What is What Works?
Who is What Works for?
Why should I use What Works?
How do I use What Works?
How do I submit an intervention?
Get involved in What Works
Understanding the evidence base
The SEND Code of Practice
Glossary of terms
What Works Training Database
Please find below definitions of some of the terms used in
What Works. Explanations are also available of the
search terms and
levels of evidence.
Articulation, motor speech or speech production
Speech production is the ability to produce sounds. A speech
production difficulty occurs when mistakes continue past a certain
age. These difficulties can include problems with articulation
(making sounds) or motor speech difficulties which includes
dysarthia and dyspraxia.
A term used to define the provision of additional support for
children with speech, language and communication needs over and
above what they would otherwise receive in the class or
How words are represented (and stored) in a model of speech and
The system of the internal structure of words (morphology) and
the way in which words are put together to form phrases and
These are principles based on an understanding of how the
nervous system and muscles work together to support movement.
The study of meaning in language. Semantics is important for
understanding language in social contexts, as these are likely to
affect meaning, and for understanding varieties of English and
effects of style.
Sensory, motor, and phonological impairment
This is a difficulty, affecting a child's sound system which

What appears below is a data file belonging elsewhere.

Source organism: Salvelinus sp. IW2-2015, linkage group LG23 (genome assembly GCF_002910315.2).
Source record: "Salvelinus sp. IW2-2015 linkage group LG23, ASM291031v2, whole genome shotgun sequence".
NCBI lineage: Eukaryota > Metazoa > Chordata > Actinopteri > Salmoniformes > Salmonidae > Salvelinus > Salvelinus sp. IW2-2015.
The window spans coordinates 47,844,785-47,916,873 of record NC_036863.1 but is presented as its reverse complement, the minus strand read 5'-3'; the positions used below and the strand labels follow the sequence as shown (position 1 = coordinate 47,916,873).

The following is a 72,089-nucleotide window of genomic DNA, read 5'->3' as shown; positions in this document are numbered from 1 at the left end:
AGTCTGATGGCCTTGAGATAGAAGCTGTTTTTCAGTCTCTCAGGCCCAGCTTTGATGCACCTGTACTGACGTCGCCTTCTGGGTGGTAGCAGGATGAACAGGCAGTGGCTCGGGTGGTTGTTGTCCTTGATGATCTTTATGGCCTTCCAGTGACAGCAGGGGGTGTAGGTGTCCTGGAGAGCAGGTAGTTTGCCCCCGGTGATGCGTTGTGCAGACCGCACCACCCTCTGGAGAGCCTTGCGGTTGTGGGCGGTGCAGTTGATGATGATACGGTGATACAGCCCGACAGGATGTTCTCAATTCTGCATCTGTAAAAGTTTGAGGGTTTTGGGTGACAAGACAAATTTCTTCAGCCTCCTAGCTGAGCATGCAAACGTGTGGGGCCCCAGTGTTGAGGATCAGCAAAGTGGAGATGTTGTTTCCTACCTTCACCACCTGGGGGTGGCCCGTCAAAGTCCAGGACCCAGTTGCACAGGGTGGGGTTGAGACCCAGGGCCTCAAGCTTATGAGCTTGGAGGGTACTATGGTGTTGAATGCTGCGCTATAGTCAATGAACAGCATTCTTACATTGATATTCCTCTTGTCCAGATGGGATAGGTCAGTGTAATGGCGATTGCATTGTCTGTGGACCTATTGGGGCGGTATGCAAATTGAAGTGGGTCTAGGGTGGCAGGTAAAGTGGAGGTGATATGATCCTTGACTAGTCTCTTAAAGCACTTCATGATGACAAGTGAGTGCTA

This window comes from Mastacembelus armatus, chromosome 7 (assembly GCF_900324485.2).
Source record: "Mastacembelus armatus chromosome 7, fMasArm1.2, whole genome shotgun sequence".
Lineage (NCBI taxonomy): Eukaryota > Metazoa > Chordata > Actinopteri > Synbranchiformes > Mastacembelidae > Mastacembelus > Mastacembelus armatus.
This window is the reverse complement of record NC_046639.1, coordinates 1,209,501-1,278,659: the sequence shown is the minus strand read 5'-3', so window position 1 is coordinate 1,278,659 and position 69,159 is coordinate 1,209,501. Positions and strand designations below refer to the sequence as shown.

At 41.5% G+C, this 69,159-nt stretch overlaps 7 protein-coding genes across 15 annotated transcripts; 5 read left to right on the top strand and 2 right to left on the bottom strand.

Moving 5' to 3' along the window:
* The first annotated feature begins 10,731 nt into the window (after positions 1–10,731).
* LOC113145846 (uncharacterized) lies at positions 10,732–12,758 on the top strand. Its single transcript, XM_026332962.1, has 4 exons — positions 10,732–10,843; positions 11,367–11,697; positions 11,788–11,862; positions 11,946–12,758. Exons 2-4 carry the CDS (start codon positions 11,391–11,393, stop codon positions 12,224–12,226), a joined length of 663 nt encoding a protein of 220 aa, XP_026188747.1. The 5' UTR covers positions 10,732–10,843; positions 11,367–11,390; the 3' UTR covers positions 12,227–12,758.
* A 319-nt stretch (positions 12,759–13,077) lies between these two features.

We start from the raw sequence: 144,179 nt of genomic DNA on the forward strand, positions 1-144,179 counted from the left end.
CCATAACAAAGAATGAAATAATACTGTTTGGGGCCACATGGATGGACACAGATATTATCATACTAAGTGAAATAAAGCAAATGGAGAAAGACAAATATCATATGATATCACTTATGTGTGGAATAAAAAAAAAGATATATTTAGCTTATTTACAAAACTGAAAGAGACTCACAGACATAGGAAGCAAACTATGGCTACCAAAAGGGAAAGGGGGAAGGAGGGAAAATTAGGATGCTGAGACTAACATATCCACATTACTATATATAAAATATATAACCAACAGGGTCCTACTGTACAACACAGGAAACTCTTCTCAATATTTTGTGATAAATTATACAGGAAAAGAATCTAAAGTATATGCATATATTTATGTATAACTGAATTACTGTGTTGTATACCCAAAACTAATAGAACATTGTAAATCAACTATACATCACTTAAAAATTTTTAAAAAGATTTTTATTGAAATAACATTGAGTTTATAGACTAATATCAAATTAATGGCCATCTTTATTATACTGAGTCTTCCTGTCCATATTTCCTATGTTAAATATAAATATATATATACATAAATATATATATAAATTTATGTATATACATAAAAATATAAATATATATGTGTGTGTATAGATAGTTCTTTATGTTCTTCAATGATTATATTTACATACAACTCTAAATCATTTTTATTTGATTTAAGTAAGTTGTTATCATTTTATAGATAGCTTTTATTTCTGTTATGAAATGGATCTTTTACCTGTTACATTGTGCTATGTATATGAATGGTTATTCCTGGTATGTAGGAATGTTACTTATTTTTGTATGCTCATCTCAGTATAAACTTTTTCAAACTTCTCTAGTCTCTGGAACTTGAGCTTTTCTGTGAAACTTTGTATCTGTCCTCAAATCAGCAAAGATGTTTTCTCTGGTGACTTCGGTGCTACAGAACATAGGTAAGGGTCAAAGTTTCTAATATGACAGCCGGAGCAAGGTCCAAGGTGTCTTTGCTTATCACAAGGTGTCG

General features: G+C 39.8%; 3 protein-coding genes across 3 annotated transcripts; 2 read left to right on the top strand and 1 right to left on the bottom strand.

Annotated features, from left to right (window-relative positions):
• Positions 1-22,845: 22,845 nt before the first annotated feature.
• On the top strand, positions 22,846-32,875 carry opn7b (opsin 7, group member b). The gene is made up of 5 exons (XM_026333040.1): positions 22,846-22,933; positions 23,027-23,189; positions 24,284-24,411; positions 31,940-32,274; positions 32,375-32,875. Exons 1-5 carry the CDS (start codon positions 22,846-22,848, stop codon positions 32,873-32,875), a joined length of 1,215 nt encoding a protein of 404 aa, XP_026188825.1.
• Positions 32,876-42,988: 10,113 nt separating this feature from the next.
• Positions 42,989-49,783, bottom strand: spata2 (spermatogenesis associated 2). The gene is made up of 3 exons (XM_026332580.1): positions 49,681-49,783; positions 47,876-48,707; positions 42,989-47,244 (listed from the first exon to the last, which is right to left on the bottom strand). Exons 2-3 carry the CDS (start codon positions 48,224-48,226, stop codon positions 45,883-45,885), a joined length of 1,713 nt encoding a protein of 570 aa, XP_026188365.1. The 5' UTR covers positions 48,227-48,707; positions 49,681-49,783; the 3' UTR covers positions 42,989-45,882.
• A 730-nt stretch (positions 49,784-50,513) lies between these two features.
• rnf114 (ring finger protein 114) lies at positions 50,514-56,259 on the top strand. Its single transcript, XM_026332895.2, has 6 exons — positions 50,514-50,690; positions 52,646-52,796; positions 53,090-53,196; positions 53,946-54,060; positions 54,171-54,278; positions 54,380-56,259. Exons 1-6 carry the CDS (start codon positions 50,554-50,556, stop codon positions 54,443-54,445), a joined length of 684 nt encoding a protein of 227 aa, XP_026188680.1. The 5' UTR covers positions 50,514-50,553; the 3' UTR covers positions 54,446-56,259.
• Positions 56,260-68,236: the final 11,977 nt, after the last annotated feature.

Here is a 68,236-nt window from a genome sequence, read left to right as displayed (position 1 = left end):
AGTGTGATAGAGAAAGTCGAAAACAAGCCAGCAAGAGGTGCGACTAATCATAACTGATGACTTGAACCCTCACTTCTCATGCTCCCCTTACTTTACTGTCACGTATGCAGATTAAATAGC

arises from difficulties with the sensory and motor aspects of
speech. For example with sensing touch, strength, control and range
of movement of parts of the body involved in speech.
This describes the component parts of speech and includes
respiration (breathing), phonation (making sound), resonance (the
quality of sound), prosody (for example intonation, rhythm and
stress) and articulation.
A term used in research methodology; people involved in the
project, which can include participants, investigators or
assessors, who are unaware of the details of the project. For
example, whether people are in a control or experimental group. The
aim is to reduce any bias this knowledge would bring.
This term is used in research where there are a group of
subjects, very similar to the treatment or experimental group
subjects, but without receiving the intervention. This allows a
comparison to be made once results have been gathered.
This is the extent to which a piece of research appears to
measure what it has intended to measure.
Indicative evidence level
Indicative evidence is the lowest evidence level in theWhat
Worksguidance (further information aboutWhat Workswill follow
shortly). It refers to interventions that have some, though limited
research evidence, such as case studies or before and after
studies. Also included as indicative are interventions extensively
used by therapists who have limited research evidence.
Shows positive results for either certain children or certain
aspects of language and less positive results for other
Multiple baseline design
This style of research involves measurement of lots of people or
characteristics both before and after treatment
An evaluation of an intervention by a person or people from the
An experiment which compares different groups of participants on
some measure, with group membership usually manipulated by the
researcher. Participants aren't randomly allocated to groups as
with experimental methodology.
Randomised control trial (RCT)
An experimental design used for testing the effectiveness of a
new medication, a new procedure or intervention. Individuals are
assigned randomly to a treatment group and a control group and the
outcomes are compared.
A high level overview of research around a specific research
question, that aims to gather the evidence related to that research
question in order to answer it.